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Thesis Details
TitleA shock in time saves lives: Theory of Planned Behaviour and nurse-initiated defibrillation
AuthorDwyer , Trudy
InstitutionCentral Queensland University
AbstractThe time from onset of a cardiac arrest to defibrillation is crucial hence access to and use of a defibrillator by all nurses essential. The purpose of this study was to use an established theoretical framework to examine and describe the defibrillation practices and beliefs of rural registered nurses in the Australian state of Queensland. The Theory of Reasoned Action (TRA) and Theory of Planned Behaviour (TPB) guided the research processes for this two phase study. In the first phase, focus group (n = 13) discussions identified the salient beliefs of the population. By eliciting nurses' beliefs, the subsequent quantitative study (n = 434) was conducted to determine the influences of these beliefs on nurses' use or non-use of defibrillators. The results showed that: (1) less than half of the cohort of participants were permitted to defibrillate; (2) the defibrillation beliefs of those nurses permitted to defibrillate were significantly more positive than those not permitted to do so; (3) the direct measures of TPB and selected variables external to the model predicted a significant portion of the variance in the measure of nurse-initiated defibrillation intention; and, (4) subjective norm emerged as the strongest predictor of intention. In conclusion, Queensland rural hospital nurses and employers still have some distance to travel down the path of nurse-initiated defibrillation. The TPB is a viable framework on which to base interventions designed to promote defibrillation by rural nurses. Understanding the role of social norms is of central importance to ensure all nurses can initiate the chain of survival expeditiously whenever the need arises.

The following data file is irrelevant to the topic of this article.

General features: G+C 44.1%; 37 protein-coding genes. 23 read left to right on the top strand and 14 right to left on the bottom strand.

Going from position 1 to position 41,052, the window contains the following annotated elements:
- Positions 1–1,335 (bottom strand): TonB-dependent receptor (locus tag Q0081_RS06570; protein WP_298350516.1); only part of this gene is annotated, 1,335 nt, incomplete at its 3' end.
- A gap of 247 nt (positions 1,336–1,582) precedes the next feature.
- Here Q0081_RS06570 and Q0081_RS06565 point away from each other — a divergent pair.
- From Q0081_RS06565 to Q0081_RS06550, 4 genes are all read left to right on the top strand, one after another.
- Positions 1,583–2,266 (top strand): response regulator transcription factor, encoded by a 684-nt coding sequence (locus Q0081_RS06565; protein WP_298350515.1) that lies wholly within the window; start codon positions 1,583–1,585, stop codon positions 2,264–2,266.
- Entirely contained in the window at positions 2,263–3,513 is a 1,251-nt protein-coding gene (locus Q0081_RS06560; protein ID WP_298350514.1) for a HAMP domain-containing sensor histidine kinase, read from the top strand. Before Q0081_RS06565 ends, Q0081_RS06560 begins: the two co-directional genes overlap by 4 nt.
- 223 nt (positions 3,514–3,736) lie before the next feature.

Thesis 01front.pdf 37.8 Kb
02whole.pdf 5069.8 Kb